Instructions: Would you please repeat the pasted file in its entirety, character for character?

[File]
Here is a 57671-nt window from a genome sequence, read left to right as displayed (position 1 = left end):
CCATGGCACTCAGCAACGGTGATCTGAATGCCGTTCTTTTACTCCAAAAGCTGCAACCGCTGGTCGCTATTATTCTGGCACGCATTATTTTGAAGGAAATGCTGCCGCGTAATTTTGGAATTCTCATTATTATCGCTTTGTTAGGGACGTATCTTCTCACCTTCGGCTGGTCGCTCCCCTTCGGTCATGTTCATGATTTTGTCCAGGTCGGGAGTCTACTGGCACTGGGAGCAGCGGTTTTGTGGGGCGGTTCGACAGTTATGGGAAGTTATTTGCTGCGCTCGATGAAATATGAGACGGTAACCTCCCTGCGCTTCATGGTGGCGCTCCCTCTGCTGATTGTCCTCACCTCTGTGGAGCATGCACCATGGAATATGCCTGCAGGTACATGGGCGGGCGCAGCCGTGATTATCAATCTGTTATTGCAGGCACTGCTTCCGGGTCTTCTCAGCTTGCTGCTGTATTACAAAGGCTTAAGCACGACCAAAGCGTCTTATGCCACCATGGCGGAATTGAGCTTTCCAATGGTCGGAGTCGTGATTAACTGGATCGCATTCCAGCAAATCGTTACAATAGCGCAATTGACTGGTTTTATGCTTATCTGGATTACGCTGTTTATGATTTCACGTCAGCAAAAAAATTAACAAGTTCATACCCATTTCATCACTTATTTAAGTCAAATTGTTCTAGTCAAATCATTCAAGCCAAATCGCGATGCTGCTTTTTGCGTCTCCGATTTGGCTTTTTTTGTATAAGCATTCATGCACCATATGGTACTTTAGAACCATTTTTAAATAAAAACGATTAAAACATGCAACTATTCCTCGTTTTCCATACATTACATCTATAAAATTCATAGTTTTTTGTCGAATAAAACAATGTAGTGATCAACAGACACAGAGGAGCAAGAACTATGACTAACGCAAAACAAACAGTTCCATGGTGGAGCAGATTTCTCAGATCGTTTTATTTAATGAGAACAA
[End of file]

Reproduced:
Here is a 57671-nt window from a genome sequence, read left to right as displayed (position 1 = left end):
CCATGGCACTCAGCAACGGTGATCTGAATGCCGTTCTTTTACTCCAAAAGCTGCAACCGCTGGTCGCTATTATTCTGGCACGCATTATTTTGAAGGAAATGCTGCCGCGTAATTTTGGAATTCTCATTATTATCGCTTTGTTAGGGACGTATCTTCTCACCTTCGGCTGGTCGCTCCCCTTCGGTCATGTTCATGATTTTGTCCAGGTCGGGAGTCTACTGGCACTGGGAGCAGCGGTTTTGTGGGGCGGTTCGACAGTTATGGGAAGTTATTTGCTGCGCTCGATGAAATATGAGACGGTAACCTCCCTGCGCTTCATGGTGGCGCTCCCTCTGCTGATTGTCCTCACCTCTGTGGAGCATGCACCATGGAATATGCCTGCAGGTACATGGGCGGGCGCAGCCGTGATTATCAATCTGTTATTGCAGGCACTGCTTCCGGGTCTTCTCAGCTTGCTGCTGTATTACAAAGGCTTAAGCACGACCAAAGCGTCTTATGCCACCATGGCGGAATTGAGCTTTCCAATGGTCGGAGTCGTGATTAACTGGATCGCATTCCAGCAAATCGTTACAATAGCGCAATTGACTGGTTTTATGCTTATCTGGATTACGCTGTTTATGATTTCACGTCAGCAAAAAAATTAACAAGTTCATACCCATTTCATCACTTATTTAAGTCAAATTGTTCTAGTCAAATCATTCAAGCCAAATCGCGATGCTGCTTTTTGCGTCTCCGATTTGGCTTTTTTTGTATAAGCATTCATGCACCATATGGTACTTTAGAACCATTTTTAAATAAAAACGATTAAAACATGCAACTATTCCTCGTTTTCCATACATTACATCTATAAAATTCATAGTTTTTTGTCGAATAAAACAATGTAGTGATCAACAGACACAGAGGAGCAAGAACTATGACTAACGCAAAACAAACAGTTCCATGGTGGAGCAGATTTCTCAGATCGTTTTATTTAATGAGAACAA